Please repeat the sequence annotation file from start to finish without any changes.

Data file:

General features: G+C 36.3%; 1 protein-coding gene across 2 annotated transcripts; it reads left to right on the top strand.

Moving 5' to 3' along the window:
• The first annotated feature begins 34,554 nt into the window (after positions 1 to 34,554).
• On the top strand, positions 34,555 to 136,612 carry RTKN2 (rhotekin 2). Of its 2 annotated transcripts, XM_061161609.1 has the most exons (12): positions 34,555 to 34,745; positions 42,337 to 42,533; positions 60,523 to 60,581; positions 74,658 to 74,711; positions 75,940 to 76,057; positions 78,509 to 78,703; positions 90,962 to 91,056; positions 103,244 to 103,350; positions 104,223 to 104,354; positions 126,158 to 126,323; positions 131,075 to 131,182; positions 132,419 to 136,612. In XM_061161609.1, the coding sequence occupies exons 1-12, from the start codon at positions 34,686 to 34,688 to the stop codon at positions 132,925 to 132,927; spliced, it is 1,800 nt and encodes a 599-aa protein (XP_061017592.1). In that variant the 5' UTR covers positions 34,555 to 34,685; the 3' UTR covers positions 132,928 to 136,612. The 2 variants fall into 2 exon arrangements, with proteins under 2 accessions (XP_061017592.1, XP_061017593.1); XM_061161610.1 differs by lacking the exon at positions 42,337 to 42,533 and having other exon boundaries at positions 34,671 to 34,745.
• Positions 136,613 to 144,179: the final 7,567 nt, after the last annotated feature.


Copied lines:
General features: G+C 36.3%; 1 protein-coding gene across 2 annotated transcripts; it reads left to right on the top strand.

Moving 5' to 3' along the window:
• The first annotated feature begins 34,554 nt into the window (after positions 1 to 34,554).
• On the top strand, positions 34,555 to 136,612 carry RTKN2 (rhotekin 2). Of its 2 annotated transcripts, XM_061161609.1 has the most exons (12): positions 34,555 to 34,745; positions 42,337 to 42,533; positions 60,523 to 60,581; positions 74,658 to 74,711; positions 75,940 to 76,057; positions 78,509 to 78,703; positions 90,962 to 91,056; positions 103,244 to 103,350; positions 104,223 to 104,354; positions 126,158 to 126,323; positions 131,075 to 131,182; positions 132,419 to 136,612. In XM_061161609.1, the coding sequence occupies exons 1-12, from the start codon at positions 34,686 to 34,688 to the stop codon at positions 132,925 to 132,927; spliced, it is 1,800 nt and encodes a 599-aa protein (XP_061017592.1). In that variant the 5' UTR covers positions 34,555 to 34,685; the 3' UTR covers positions 132,928 to 136,612. The 2 variants fall into 2 exon arrangements, with proteins under 2 accessions (XP_061017592.1, XP_061017593.1); XM_061161610.1 differs by lacking the exon at positions 42,337 to 42,533 and having other exon boundaries at positions 34,671 to 34,745.
• Positions 136,613 to 144,179: the final 7,567 nt, after the last annotated feature.